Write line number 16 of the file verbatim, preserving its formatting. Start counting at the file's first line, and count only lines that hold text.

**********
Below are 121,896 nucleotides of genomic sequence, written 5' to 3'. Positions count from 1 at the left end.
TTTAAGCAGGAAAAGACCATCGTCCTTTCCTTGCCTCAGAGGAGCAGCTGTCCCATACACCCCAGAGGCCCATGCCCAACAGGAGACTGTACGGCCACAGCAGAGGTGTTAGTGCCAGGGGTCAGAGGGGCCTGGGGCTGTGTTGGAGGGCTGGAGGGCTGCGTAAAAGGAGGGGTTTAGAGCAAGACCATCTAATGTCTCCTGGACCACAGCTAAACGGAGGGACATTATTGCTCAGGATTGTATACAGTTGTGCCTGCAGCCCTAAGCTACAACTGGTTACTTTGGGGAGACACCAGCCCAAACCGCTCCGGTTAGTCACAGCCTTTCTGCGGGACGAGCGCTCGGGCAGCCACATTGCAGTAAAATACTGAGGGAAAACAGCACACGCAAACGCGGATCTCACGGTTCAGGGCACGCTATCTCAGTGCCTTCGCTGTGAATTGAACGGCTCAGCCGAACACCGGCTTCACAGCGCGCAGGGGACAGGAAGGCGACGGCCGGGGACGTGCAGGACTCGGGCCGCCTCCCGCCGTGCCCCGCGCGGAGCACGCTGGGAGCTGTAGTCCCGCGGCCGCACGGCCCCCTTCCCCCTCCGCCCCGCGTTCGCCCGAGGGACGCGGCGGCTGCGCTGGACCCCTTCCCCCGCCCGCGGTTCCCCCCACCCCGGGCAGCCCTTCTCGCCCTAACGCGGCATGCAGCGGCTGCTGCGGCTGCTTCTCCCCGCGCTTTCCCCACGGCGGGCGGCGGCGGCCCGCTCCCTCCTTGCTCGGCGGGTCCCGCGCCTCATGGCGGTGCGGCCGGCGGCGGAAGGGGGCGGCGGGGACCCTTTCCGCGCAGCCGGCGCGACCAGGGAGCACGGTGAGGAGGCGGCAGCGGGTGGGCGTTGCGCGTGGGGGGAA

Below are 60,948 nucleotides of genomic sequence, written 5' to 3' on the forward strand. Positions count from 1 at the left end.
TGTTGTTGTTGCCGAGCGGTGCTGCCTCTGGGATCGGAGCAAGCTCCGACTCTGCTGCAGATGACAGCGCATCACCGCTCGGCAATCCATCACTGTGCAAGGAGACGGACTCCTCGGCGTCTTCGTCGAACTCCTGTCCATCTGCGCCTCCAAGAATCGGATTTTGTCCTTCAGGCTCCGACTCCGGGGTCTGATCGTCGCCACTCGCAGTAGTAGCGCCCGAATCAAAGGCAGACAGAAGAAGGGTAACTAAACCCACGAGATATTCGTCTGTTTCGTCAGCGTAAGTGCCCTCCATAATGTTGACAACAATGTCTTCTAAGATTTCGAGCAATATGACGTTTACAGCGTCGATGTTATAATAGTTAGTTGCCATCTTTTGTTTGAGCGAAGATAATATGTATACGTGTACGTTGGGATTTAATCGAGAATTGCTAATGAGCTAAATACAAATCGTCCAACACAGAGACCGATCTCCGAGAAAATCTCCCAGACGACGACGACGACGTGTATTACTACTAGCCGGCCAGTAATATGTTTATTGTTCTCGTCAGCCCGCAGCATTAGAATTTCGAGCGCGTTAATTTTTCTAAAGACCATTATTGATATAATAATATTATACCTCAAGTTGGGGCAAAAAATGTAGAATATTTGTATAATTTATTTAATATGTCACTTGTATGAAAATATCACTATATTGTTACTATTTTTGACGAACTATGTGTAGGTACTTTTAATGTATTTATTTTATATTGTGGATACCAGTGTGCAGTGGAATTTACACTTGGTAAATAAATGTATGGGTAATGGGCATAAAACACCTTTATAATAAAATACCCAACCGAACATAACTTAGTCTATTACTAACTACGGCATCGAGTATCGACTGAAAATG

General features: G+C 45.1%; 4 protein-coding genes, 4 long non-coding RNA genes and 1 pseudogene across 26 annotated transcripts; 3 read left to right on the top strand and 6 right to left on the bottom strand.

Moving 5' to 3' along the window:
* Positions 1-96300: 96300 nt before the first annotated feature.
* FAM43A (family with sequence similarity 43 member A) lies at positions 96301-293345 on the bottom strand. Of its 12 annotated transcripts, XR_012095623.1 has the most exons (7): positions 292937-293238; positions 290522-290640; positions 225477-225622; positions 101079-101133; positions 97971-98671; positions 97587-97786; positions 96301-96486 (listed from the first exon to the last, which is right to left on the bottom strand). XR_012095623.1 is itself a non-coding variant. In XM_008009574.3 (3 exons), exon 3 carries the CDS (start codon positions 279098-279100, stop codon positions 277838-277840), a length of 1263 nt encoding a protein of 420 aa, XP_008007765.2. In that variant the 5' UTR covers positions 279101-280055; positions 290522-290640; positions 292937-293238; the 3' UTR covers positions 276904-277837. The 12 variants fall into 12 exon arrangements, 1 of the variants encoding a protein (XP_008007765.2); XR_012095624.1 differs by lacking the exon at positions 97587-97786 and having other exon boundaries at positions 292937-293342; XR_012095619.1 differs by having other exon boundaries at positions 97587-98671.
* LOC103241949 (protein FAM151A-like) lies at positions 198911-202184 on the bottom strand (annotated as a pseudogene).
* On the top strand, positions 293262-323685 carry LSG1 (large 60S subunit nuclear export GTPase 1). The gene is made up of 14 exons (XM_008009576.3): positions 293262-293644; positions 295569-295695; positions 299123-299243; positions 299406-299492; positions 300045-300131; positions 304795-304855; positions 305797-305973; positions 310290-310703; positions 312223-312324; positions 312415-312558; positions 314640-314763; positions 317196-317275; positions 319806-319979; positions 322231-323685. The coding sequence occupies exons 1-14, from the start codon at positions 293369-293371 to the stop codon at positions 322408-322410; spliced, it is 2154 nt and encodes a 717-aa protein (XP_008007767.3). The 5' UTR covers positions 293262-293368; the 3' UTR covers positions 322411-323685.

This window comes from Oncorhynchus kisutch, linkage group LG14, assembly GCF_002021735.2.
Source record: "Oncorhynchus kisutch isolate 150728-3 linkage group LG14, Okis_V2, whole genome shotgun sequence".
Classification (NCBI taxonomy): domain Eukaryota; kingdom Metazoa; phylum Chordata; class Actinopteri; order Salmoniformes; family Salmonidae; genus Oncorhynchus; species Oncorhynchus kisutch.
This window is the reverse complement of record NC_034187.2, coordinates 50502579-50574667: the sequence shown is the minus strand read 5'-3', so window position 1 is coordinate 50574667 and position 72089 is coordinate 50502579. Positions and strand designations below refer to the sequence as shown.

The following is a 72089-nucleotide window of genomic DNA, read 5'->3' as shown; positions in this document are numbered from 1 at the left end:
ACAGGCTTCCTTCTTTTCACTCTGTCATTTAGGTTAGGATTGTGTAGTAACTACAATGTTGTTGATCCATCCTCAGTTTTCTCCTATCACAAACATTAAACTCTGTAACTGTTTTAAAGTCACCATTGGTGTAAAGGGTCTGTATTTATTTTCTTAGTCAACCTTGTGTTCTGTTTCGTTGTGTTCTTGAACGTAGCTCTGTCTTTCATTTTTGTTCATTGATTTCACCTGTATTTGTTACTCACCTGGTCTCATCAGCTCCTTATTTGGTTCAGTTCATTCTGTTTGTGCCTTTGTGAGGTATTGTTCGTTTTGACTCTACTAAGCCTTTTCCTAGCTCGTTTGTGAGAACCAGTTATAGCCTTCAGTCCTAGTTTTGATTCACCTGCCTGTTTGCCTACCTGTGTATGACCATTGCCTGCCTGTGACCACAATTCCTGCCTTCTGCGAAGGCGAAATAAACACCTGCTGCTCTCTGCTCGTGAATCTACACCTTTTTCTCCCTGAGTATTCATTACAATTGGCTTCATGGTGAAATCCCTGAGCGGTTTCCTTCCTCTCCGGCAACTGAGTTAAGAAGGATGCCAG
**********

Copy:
ACAGGCTTCCTTCTTTTCACTCTGTCATTTAGGTTAGGATTGTGTAGTAACTACAATGTTGTTGATCCATCCTCAGTTTTCTCCTATCACAAACATTAAACTCTGTAACTGTTTTAAAGTCACCATTGGTGTAAAGGGTCTGTATTTATTTTCTTAGTCAACCTTGTGTTCTGTTTCGTTGTGTTCTTGAACGTAGCTCTGTCTTTCATTTTTGTTCATTGATTTCACCTGTATTTGTTACTCACCTGGTCTCATCAGCTCCTTATTTGGTTCAGTTCATTCTGTTTGTGCCTTTGTGAGGTATTGTTCGTTTTGACTCTACTAAGCCTTTTCCTAGCTCGTTTGTGAGAACCAGTTATAGCCTTCAGTCCTAGTTTTGATTCACCTGCCTGTTTGCCTACCTGTGTATGACCATTGCCTGCCTGTGACCACAATTCCTGCCTTCTGCGAAGGCGAAATAAACACCTGCTGCTCTCTGCTCGTGAATCTACACCTTTTTCTCCCTGAGTATTCATTACAATTGGCTTCATGGTGAAATCCCTGAGCGGTTTCCTTCCTCTCCGGCAACTGAGTTAAGAAGGATGCCAG